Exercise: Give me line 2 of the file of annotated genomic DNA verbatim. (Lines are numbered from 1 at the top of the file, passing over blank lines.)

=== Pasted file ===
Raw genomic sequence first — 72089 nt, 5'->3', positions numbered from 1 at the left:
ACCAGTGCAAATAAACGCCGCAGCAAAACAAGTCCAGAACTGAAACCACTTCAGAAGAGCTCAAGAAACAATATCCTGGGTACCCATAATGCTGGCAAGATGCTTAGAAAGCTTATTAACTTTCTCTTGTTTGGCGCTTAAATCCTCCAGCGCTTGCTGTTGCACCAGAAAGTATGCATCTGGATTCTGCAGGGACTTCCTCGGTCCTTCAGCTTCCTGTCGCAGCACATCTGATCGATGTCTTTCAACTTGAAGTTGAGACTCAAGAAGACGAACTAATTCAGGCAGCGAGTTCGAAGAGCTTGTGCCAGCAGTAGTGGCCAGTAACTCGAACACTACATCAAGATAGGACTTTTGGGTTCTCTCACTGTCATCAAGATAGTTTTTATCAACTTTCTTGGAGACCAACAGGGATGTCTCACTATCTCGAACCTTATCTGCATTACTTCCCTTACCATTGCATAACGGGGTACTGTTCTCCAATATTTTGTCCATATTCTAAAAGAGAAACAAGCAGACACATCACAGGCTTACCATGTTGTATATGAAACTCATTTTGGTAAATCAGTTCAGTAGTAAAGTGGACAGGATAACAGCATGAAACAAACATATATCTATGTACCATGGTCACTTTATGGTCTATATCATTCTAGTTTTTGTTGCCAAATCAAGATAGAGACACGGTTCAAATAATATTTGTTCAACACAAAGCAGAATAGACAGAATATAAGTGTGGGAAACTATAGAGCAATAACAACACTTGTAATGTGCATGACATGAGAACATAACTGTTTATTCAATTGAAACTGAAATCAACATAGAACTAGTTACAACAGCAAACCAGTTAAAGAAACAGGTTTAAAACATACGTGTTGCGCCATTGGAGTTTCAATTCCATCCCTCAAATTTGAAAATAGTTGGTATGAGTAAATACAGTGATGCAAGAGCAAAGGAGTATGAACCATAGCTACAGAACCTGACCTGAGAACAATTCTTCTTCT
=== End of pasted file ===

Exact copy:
ACCAGTGCAAATAAACGCCGCAGCAAAACAAGTCCAGAACTGAAACCACTTCAGAAGAGCTCAAGAAACAATATCCTGGGTACCCATAATGCTGGCAAGATGCTTAGAAAGCTTATTAACTTTCTCTTGTTTGGCGCTTAAATCCTCCAGCGCTTGCTGTTGCACCAGAAAGTATGCATCTGGATTCTGCAGGGACTTCCTCGGTCCTTCAGCTTCCTGTCGCAGCACATCTGATCGATGTCTTTCAACTTGAAGTTGAGACTCAAGAAGACGAACTAATTCAGGCAGCGAGTTCGAAGAGCTTGTGCCAGCAGTAGTGGCCAGTAACTCGAACACTACATCAAGATAGGACTTTTGGGTTCTCTCACTGTCATCAAGATAGTTTTTATCAACTTTCTTGGAGACCAACAGGGATGTCTCACTATCTCGAACCTTATCTGCATTACTTCCCTTACCATTGCATAACGGGGTACTGTTCTCCAATATTTTGTCCATATTCTAAAAGAGAAACAAGCAGACACATCACAGGCTTACCATGTTGTATATGAAACTCATTTTGGTAAATCAGTTCAGTAGTAAAGTGGACAGGATAACAGCATGAAACAAACATATATCTATGTACCATGGTCACTTTATGGTCTATATCATTCTAGTTTTTGTTGCCAAATCAAGATAGAGACACGGTTCAAATAATATTTGTTCAACACAAAGCAGAATAGACAGAATATAAGTGTGGGAAACTATAGAGCAATAACAACACTTGTAATGTGCATGACATGAGAACATAACTGTTTATTCAATTGAAACTGAAATCAACATAGAACTAGTTACAACAGCAAACCAGTTAAAGAAACAGGTTTAAAACATACGTGTTGCGCCATTGGAGTTTCAATTCCATCCCTCAAATTTGAAAATAGTTGGTATGAGTAAATACAGTGATGCAAGAGCAAAGGAGTATGAACCATAGCTACAGAACCTGACCTGAGAACAATTCTTCTTCT